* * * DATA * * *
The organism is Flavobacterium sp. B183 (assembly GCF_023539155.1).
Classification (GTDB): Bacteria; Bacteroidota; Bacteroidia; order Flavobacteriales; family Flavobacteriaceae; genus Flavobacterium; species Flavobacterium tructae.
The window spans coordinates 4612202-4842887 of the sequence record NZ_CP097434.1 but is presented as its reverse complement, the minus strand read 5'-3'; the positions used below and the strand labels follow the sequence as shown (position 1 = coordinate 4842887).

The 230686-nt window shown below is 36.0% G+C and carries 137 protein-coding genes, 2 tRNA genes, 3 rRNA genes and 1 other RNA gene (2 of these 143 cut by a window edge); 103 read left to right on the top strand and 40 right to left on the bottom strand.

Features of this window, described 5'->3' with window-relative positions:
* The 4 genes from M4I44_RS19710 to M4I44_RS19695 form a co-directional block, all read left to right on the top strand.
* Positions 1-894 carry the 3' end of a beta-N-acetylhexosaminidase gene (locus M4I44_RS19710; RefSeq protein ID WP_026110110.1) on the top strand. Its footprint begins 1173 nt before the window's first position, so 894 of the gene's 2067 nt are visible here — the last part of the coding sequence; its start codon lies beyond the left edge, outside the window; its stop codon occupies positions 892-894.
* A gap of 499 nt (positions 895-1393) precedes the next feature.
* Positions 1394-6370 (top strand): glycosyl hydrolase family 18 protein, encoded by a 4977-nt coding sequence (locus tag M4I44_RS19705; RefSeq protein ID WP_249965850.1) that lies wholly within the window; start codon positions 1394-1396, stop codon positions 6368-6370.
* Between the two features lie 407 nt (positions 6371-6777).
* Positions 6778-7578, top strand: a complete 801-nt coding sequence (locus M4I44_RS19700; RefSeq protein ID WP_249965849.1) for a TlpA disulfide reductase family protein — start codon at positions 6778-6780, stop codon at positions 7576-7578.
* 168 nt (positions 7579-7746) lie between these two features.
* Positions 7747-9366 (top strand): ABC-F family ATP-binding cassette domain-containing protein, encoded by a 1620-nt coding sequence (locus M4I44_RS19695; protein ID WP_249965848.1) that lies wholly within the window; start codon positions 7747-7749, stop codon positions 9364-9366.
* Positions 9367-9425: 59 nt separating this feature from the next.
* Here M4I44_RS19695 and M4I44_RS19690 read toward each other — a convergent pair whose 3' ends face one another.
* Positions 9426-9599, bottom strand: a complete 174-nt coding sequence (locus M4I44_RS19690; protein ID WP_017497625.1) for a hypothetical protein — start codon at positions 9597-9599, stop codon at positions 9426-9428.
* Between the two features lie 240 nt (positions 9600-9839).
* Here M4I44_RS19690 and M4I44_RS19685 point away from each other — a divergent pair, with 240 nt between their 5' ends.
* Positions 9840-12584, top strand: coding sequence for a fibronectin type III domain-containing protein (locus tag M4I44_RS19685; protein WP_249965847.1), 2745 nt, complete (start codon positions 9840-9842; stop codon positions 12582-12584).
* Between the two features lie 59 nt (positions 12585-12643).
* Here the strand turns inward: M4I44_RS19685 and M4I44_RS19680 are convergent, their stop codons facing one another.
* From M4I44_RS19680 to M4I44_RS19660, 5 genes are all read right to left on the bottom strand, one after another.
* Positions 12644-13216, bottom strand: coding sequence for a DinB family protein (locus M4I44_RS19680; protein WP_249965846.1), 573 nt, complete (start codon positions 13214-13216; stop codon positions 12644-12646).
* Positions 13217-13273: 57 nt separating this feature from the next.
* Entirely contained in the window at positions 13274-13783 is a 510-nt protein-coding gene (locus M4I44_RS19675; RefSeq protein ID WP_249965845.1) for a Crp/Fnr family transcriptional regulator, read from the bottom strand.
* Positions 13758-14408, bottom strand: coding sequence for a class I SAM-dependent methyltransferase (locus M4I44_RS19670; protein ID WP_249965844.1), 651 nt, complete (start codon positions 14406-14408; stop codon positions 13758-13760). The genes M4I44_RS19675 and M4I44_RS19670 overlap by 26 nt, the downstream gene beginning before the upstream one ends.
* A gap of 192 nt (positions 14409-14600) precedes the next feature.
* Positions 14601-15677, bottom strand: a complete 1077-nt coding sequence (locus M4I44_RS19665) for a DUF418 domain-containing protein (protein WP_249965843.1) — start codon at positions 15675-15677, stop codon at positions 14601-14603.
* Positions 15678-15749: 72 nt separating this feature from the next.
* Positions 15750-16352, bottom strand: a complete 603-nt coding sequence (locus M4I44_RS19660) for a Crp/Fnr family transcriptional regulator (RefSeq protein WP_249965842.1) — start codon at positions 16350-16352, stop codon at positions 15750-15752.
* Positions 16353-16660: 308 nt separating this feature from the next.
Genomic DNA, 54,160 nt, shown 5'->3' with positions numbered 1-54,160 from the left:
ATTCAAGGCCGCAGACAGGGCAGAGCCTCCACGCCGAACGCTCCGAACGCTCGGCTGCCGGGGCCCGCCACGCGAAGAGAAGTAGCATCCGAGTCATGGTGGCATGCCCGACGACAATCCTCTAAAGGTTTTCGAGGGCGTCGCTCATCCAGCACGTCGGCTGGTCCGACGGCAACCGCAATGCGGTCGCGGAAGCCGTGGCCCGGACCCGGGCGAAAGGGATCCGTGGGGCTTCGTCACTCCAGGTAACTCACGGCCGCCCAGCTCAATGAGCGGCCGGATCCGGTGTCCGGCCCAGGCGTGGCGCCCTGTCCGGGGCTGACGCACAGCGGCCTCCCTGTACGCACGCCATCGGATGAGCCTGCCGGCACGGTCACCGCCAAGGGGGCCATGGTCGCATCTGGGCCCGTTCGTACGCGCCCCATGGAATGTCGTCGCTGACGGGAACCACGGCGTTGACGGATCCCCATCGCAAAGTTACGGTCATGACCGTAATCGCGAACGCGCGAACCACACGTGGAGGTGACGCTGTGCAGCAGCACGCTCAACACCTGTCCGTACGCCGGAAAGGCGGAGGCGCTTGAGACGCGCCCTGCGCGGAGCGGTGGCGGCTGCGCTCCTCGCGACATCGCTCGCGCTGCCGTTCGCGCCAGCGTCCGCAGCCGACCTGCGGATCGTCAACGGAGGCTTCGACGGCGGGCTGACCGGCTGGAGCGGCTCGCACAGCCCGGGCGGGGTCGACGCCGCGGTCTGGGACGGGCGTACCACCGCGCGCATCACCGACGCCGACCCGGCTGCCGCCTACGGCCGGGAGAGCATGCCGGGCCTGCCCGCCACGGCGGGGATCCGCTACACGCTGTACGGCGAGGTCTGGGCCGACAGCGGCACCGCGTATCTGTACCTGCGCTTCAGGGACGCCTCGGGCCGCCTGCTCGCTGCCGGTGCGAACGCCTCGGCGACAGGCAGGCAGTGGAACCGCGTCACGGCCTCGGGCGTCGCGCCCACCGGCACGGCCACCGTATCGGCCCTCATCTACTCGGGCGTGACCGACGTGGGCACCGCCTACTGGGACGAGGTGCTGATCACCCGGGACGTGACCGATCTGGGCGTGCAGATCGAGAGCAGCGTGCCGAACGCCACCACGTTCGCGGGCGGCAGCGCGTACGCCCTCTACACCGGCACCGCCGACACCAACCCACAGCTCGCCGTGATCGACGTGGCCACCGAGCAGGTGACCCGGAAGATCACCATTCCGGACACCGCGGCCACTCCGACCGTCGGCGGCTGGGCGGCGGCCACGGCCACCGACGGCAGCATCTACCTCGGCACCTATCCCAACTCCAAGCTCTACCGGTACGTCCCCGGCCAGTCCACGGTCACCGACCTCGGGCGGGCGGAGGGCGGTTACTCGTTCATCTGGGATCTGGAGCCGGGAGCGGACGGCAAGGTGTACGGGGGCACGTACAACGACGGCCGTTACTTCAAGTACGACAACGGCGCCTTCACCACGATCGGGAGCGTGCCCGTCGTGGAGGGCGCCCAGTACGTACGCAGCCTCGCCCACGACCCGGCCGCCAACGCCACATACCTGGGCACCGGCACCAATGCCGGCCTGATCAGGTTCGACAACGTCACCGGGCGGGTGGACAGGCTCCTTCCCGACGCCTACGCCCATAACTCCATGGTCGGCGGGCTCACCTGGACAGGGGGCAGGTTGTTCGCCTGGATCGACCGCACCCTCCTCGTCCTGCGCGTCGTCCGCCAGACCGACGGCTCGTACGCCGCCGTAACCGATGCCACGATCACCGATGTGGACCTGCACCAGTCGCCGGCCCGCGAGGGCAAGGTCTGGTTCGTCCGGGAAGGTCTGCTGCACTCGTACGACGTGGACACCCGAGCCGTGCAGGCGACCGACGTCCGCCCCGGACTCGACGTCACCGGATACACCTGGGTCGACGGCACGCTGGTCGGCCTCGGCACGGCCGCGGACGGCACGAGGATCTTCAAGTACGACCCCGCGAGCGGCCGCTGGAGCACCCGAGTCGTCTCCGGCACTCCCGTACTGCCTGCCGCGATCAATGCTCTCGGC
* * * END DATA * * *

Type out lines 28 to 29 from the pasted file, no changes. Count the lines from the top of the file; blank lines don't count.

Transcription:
* Positions 14601-15677, bottom strand: a complete 1077-nt coding sequence (locus M4I44_RS19665) for a DUF418 domain-containing protein (protein WP_249965843.1) — start codon at positions 15675-15677, stop codon at positions 14601-14603.
* Positions 15678-15749: 72 nt separating this feature from the next.